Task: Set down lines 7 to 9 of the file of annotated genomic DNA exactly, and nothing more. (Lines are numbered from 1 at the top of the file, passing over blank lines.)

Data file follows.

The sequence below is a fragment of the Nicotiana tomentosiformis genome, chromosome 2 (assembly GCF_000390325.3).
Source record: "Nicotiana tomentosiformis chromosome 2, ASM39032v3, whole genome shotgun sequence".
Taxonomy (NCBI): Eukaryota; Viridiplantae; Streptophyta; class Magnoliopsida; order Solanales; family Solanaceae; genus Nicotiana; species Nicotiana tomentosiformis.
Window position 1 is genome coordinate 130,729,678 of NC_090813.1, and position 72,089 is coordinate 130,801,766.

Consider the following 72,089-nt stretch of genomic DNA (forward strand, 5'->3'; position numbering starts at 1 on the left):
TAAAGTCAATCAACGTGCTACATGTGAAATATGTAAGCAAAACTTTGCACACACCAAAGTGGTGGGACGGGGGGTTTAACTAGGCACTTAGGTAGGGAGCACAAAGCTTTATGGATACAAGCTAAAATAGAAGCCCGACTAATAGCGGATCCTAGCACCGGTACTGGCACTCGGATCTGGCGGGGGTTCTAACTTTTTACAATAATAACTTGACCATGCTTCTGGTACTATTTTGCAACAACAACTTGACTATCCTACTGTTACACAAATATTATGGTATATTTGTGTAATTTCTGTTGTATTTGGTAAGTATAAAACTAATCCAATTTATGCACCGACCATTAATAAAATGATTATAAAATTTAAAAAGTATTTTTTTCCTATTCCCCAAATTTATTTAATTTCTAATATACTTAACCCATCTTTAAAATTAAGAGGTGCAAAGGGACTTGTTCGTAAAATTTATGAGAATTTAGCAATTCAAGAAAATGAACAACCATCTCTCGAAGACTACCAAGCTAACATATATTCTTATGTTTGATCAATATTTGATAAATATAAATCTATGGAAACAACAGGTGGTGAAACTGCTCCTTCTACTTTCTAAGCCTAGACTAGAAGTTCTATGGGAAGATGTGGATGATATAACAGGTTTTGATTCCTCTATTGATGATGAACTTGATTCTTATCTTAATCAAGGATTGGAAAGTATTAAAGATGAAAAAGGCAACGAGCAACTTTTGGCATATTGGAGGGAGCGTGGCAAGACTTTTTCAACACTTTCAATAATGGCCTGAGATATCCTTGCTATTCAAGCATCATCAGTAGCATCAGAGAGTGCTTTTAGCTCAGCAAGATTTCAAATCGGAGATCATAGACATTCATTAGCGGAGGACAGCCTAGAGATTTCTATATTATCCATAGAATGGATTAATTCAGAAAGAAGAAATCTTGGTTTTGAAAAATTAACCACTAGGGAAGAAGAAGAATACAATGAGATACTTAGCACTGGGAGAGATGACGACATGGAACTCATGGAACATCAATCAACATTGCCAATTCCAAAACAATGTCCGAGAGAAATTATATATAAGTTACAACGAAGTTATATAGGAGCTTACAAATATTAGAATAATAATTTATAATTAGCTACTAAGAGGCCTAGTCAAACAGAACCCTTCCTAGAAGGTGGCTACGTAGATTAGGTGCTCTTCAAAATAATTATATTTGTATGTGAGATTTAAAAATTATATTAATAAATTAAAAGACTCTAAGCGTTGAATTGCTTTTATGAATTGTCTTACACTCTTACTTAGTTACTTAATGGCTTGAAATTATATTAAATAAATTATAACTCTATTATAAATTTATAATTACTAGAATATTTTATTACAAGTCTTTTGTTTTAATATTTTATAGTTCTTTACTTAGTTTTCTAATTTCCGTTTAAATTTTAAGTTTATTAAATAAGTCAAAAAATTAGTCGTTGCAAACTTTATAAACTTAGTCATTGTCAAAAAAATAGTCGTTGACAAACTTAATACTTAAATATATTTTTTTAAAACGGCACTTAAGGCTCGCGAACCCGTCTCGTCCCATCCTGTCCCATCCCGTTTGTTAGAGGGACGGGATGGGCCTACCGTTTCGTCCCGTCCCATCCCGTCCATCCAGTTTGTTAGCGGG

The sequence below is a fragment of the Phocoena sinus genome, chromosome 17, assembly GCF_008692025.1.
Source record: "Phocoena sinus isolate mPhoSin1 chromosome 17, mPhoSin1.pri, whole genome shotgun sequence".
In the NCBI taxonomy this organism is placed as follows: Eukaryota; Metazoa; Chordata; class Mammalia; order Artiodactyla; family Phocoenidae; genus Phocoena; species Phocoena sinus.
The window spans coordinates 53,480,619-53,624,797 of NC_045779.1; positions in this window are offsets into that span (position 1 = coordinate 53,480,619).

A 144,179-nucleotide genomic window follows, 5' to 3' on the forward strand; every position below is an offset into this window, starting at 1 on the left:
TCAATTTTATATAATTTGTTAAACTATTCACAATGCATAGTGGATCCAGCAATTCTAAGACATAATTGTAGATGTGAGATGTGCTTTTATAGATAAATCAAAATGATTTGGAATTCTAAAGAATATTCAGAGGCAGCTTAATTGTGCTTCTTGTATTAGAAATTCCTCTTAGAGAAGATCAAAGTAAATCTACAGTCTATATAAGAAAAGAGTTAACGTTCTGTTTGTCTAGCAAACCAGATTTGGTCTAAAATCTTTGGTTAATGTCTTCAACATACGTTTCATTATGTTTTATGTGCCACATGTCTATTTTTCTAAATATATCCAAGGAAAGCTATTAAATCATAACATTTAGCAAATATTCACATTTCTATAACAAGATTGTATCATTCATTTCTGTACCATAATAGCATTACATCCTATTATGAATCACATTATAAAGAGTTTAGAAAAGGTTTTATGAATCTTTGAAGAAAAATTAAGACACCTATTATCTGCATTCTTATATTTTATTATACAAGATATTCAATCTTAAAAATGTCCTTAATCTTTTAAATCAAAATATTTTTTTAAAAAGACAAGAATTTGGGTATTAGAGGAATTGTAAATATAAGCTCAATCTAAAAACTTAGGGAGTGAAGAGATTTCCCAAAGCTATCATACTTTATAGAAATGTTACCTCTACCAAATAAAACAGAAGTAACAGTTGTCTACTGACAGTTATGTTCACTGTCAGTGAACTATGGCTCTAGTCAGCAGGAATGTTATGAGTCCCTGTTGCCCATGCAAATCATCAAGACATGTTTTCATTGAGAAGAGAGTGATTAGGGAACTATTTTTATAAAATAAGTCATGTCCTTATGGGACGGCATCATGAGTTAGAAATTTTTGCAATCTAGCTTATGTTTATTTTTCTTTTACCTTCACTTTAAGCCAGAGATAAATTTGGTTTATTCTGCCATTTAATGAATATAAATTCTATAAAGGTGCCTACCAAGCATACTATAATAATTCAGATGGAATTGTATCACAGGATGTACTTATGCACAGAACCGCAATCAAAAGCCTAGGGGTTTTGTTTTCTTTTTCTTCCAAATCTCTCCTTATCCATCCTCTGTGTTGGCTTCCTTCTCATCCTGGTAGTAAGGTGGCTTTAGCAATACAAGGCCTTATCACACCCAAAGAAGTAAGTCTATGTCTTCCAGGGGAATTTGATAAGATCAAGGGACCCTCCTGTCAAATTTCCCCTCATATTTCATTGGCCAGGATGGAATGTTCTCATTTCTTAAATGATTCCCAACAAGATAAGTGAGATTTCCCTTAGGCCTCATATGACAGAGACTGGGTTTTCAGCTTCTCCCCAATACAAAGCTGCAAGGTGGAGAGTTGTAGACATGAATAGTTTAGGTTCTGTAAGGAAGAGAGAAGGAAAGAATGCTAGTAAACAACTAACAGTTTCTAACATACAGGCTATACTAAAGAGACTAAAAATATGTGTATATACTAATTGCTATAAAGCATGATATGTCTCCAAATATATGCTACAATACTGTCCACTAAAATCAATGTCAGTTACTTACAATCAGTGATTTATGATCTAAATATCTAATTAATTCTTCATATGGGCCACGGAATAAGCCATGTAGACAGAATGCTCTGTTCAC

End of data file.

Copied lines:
The sequence below is a fragment of the Phocoena sinus genome, chromosome 17, assembly GCF_008692025.1.
Source record: "Phocoena sinus isolate mPhoSin1 chromosome 17, mPhoSin1.pri, whole genome shotgun sequence".
In the NCBI taxonomy this organism is placed as follows: Eukaryota; Metazoa; Chordata; class Mammalia; order Artiodactyla; family Phocoenidae; genus Phocoena; species Phocoena sinus.